means working with what you have. Rather than focusing on your childs disability as
something to be cured or vanquished, you accept that your child is disabled and you the parent
will help him or her negotiate the world in whatever way works for him or her. You may realize
that your child will probably not get a degree in mathematics, but you continue to encourage
your child to learn as much math as possible. You figure out how your child learns and what
works best for him, and are okay with using that pace rather than what you had hoped for.

Think of a time when you experienced this in relation to your child.
[Proceed around the room and ask each parent to give a brief response. Write each response on
your news print under the title Acceptance].

VI. Evaluation (8 minutes)
Ask participants if they have any questions before ending the workshop. Thank them for
attending and invite them to fill out an evaluation worksheet.

Evaluation: Participants will be asked to complete an evaluation form to determine if
they can identify the stages of grief, if they feel they have learned
something from the workshop, and if they will change their behavior as a
result of the workshop.

Anticipated Problem(s)

And Solution(s): Problem: Parents may not want to give up their respite time in order to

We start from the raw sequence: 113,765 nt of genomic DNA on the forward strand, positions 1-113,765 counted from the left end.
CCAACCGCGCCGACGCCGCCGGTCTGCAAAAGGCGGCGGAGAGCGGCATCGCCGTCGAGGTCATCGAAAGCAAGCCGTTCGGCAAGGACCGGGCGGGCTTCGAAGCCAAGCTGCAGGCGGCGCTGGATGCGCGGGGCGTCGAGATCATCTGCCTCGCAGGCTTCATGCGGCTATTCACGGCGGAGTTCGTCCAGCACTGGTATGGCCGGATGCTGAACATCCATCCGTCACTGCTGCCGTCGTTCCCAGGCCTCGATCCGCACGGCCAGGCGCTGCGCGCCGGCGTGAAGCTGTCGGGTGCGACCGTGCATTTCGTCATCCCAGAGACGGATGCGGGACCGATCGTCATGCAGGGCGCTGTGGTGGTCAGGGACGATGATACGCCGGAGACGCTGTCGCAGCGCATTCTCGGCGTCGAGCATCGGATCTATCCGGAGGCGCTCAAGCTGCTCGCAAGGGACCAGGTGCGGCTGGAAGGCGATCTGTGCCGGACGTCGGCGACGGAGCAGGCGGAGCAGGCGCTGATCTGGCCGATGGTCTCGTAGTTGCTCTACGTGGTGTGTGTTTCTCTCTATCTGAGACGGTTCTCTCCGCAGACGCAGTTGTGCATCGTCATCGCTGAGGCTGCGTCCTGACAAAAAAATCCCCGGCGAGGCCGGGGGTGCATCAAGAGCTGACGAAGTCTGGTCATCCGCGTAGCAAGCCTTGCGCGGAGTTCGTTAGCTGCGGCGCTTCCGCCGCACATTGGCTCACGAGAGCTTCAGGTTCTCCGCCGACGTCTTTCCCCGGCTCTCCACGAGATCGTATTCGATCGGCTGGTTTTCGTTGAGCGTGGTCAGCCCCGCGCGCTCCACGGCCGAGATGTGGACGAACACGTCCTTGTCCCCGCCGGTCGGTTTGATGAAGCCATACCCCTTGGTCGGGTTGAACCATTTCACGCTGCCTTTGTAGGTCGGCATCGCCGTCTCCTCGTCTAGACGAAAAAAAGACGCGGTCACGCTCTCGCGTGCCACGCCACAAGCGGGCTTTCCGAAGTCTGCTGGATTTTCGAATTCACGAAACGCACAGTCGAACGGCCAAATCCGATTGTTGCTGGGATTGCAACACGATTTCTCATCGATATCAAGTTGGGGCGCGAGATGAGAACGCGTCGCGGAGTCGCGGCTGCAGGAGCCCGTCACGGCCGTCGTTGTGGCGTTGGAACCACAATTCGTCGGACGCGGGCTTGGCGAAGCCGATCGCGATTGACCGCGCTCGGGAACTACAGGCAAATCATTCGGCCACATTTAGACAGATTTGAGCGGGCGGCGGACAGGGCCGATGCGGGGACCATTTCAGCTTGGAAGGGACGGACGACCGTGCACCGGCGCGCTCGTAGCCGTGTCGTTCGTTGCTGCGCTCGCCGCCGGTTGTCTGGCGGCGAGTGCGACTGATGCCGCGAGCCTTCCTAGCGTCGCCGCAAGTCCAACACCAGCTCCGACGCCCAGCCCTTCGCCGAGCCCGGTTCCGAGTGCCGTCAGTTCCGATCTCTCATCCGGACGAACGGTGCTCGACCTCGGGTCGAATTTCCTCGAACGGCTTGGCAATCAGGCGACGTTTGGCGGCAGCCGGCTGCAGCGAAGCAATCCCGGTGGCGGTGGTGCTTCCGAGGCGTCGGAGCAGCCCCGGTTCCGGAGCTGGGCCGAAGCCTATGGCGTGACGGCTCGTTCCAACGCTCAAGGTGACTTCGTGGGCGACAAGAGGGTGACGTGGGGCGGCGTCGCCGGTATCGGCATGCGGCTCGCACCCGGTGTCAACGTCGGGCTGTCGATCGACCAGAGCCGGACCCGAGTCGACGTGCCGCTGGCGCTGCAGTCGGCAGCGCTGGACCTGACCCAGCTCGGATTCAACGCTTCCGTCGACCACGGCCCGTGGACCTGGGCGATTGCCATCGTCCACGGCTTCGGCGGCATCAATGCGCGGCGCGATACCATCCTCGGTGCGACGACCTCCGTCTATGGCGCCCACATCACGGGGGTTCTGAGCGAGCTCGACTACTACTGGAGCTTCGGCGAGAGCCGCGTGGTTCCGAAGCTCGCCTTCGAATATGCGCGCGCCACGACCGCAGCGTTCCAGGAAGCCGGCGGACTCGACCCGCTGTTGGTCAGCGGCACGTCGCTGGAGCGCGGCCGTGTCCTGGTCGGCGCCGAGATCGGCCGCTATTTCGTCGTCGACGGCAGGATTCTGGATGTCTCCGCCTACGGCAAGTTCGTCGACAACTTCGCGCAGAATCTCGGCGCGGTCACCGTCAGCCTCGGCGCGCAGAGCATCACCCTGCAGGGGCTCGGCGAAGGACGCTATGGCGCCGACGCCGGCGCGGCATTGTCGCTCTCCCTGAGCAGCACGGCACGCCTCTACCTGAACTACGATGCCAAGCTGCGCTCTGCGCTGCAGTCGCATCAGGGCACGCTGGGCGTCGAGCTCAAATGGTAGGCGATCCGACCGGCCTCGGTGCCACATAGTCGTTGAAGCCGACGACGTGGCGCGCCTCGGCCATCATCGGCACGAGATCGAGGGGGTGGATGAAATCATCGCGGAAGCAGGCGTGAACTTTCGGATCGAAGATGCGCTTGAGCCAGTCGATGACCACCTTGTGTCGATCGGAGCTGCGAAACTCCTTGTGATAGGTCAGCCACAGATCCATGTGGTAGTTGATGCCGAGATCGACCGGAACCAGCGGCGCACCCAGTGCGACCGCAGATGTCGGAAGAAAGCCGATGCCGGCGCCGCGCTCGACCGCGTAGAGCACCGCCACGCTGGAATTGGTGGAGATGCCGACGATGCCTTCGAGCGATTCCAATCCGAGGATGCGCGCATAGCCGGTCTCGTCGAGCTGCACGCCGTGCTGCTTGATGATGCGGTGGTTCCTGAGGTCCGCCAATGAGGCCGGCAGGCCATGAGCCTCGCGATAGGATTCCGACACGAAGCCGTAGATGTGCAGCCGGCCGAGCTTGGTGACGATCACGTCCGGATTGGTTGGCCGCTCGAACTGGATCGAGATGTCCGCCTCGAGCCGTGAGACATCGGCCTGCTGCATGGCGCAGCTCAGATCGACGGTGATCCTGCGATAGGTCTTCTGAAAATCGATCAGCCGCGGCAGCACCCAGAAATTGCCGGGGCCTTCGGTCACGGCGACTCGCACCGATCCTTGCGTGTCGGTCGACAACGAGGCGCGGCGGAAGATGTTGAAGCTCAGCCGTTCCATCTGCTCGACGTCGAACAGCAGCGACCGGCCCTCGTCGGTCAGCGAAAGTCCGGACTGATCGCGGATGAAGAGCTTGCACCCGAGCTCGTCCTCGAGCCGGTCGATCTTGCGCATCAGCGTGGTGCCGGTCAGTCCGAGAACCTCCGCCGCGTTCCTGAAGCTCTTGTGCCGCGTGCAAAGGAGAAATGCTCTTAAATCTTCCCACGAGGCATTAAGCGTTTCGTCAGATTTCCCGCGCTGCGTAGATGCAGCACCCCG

Solution: Provide snacks so parents do not have to find a way to eat
before arriving. Keep the workshop to one hour in length so parents still
have an hour of respite left to do personal activities.
Problem: People may be uncomfortable with the topic and therefore less
likely to share their stories.
Solution: Keep the group small (no more than 8 participants).


Cantwell-Bartl, A. (2009). How psychologists can assist parents of children with a disability.
Retrieved from
Drench, M.E., Noonan, A.C., Sharby, N., and Ventura, S.H. (2012). Psychosocial aspects of
health care (3
ed.). New York: Pearson.
Gilbert, G.G., Sawyer, R.G. and McNeill, E.B. (2011). Health education, creating strategies for
school and community health. Boston: Jones and Bartlett.
Goudie, A., Narcisse, M-R., Hall, D.E., and Kuo, D.Z. (2014). Financial and psychological
stressors associated with caring for children with a disability. Families, Systems &
Health, 32, 3, 280-290.
Hall, C. (2014). Beyond Kbler-Ross: recent developments in understanding of grief and
bereavement. Retrieved from
Moses, K. (1987). The impact of childhood disability: the parents struggle. Retrieved from
Reinsberg, K. (2014). States of grief for parents of children with special needs. Retrieved from


Please list the five stages of grief:
Please circle the best answer for the following questions:
1. How much did you learn as a result of attending this workshop?
(one is nothing at all, five is a great deal)

1 2 3 4 5

2. How much did this workshop reduce your stress level?
(one is nothing at all, five is a great deal)

1 2 3 4 5

3. Will you change your behavior in any way as a result of this workshop?

Yes No

3a. If you answered yes to number 3, how will you change your behavior?
3b. If you answered no to number 3, why not?

4. What topics would you like to see addressed in future workshops?